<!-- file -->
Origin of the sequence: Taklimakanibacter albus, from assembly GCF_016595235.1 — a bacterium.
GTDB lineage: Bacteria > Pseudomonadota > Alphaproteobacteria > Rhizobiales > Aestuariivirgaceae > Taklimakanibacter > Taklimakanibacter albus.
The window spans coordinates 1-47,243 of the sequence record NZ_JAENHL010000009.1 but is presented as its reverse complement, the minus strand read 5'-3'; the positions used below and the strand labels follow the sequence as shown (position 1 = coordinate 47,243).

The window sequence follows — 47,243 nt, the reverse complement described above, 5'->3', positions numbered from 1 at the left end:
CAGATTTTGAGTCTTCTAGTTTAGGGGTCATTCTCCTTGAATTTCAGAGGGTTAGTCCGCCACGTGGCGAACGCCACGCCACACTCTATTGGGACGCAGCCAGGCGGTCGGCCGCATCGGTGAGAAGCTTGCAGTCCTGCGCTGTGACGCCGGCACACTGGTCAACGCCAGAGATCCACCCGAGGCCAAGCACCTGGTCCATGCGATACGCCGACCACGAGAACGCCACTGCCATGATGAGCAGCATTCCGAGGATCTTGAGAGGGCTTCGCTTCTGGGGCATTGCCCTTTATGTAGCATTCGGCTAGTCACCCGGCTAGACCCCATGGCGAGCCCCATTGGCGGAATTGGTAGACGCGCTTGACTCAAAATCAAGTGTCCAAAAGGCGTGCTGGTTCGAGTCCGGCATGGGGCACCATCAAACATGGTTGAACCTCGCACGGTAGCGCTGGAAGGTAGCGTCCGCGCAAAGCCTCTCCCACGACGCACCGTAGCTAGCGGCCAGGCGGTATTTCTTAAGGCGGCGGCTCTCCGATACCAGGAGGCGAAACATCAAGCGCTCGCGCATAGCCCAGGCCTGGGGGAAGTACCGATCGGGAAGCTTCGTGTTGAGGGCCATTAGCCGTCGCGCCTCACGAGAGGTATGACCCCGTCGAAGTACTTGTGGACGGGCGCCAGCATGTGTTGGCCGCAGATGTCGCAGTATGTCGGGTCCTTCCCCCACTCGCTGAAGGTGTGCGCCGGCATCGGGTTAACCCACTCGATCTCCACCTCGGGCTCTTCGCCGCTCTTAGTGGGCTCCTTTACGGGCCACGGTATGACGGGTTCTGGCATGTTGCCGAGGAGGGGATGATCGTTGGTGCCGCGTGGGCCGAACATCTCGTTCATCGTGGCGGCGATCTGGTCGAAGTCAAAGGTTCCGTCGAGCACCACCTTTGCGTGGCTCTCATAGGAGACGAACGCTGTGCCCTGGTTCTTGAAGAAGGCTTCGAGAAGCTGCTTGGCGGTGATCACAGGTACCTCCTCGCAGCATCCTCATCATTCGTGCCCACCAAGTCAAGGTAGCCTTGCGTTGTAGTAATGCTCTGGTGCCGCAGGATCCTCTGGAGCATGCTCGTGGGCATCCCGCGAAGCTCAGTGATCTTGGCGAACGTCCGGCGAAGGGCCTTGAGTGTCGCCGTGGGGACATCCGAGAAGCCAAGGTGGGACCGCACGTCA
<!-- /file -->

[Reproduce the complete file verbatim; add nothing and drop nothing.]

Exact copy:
Origin of the sequence: Taklimakanibacter albus, from assembly GCF_016595235.1 — a bacterium.
GTDB lineage: Bacteria > Pseudomonadota > Alphaproteobacteria > Rhizobiales > Aestuariivirgaceae > Taklimakanibacter > Taklimakanibacter albus.
The window spans coordinates 1-47,243 of the sequence record NZ_JAENHL010000009.1 but is presented as its reverse complement, the minus strand read 5'-3'; the positions used below and the strand labels follow the sequence as shown (position 1 = coordinate 47,243).

The window sequence follows — 47,243 nt, the reverse complement described above, 5'->3', positions numbered from 1 at the left end:
CAGATTTTGAGTCTTCTAGTTTAGGGGTCATTCTCCTTGAATTTCAGAGGGTTAGTCCGCCACGTGGCGAACGCCACGCCACACTCTATTGGGACGCAGCCAGGCGGTCGGCCGCATCGGTGAGAAGCTTGCAGTCCTGCGCTGTGACGCCGGCACACTGGTCAACGCCAGAGATCCACCCGAGGCCAAGCACCTGGTCCATGCGATACGCCGACCACGAGAACGCCACTGCCATGATGAGCAGCATTCCGAGGATCTTGAGAGGGCTTCGCTTCTGGGGCATTGCCCTTTATGTAGCATTCGGCTAGTCACCCGGCTAGACCCCATGGCGAGCCCCATTGGCGGAATTGGTAGACGCGCTTGACTCAAAATCAAGTGTCCAAAAGGCGTGCTGGTTCGAGTCCGGCATGGGGCACCATCAAACATGGTTGAACCTCGCACGGTAGCGCTGGAAGGTAGCGTCCGCGCAAAGCCTCTCCCACGACGCACCGTAGCTAGCGGCCAGGCGGTATTTCTTAAGGCGGCGGCTCTCCGATACCAGGAGGCGAAACATCAAGCGCTCGCGCATAGCCCAGGCCTGGGGGAAGTACCGATCGGGAAGCTTCGTGTTGAGGGCCATTAGCCGTCGCGCCTCACGAGAGGTATGACCCCGTCGAAGTACTTGTGGACGGGCGCCAGCATGTGTTGGCCGCAGATGTCGCAGTATGTCGGGTCCTTCCCCCACTCGCTGAAGGTGTGCGCCGGCATCGGGTTAACCCACTCGATCTCCACCTCGGGCTCTTCGCCGCTCTTAGTGGGCTCCTTTACGGGCCACGGTATGACGGGTTCTGGCATGTTGCCGAGGAGGGGATGATCGTTGGTGCCGCGTGGGCCGAACATCTCGTTCATCGTGGCGGCGATCTGGTCGAAGTCAAAGGTTCCGTCGAGCACCACCTTTGCGTGGCTCTCATAGGAGACGAACGCTGTGCCCTGGTTCTTGAAGAAGGCTTCGAGAAGCTGCTTGGCGGTGATCACAGGTACCTCCTCGCAGCATCCTCATCATTCGTGCCCACCAAGTCAAGGTAGCCTTGCGTTGTAGTAATGCTCTGGTGCCGCAGGATCCTCTGGAGCATGCTCGTGGGCATCCCGCGAAGCTCAGTGATCTTGGCGAACGTCCGGCGAAGGGCCTTGAGTGTCGCCGTGGGGACATCCGAGAAGCCAAGGTGGGACCGCACGTCA